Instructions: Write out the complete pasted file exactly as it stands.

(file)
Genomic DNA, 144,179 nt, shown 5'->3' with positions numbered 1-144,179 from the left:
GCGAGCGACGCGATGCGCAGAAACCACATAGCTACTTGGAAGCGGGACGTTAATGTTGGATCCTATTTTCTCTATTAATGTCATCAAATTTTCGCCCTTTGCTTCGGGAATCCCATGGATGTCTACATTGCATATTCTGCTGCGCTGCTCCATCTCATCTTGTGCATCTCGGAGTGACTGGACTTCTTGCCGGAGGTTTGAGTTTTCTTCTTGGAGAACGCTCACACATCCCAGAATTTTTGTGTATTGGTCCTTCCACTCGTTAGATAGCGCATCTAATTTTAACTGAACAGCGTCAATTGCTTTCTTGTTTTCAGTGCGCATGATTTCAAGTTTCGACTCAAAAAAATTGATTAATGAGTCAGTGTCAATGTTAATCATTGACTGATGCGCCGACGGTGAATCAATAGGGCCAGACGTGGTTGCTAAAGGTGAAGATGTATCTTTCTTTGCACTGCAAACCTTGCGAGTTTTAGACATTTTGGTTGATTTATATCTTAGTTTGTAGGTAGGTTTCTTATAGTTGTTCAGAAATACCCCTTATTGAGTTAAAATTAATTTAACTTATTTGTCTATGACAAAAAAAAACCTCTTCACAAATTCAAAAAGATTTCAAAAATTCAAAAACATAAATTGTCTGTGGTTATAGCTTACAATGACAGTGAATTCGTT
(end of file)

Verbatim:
Genomic DNA, 144,179 nt, shown 5'->3' with positions numbered 1-144,179 from the left:
GCGAGCGACGCGATGCGCAGAAACCACATAGCTACTTGGAAGCGGGACGTTAATGTTGGATCCTATTTTCTCTATTAATGTCATCAAATTTTCGCCCTTTGCTTCGGGAATCCCATGGATGTCTACATTGCATATTCTGCTGCGCTGCTCCATCTCATCTTGTGCATCTCGGAGTGACTGGACTTCTTGCCGGAGGTTTGAGTTTTCTTCTTGGAGAACGCTCACACATCCCAGAATTTTTGTGTATTGGTCCTTCCACTCGTTAGATAGCGCATCTAATTTTAACTGAACAGCGTCAATTGCTTTCTTGTTTTCAGTGCGCATGATTTCAAGTTTCGACTCAAAAAAATTGATTAATGAGTCAGTGTCAATGTTAATCATTGACTGATGCGCCGACGGTGAATCAATAGGGCCAGACGTGGTTGCTAAAGGTGAAGATGTATCTTTCTTTGCACTGCAAACCTTGCGAGTTTTAGACATTTTGGTTGATTTATATCTTAGTTTGTAGGTAGGTTTCTTATAGTTGTTCAGAAATACCCCTTATTGAGTTAAAATTAATTTAACTTATTTGTCTATGACAAAAAAAAACCTCTTCACAAATTCAAAAAGATTTCAAAAATTCAAAAACATAAATTGTCTGTGGTTATAGCTTACAATGACAGTGAATTCGTT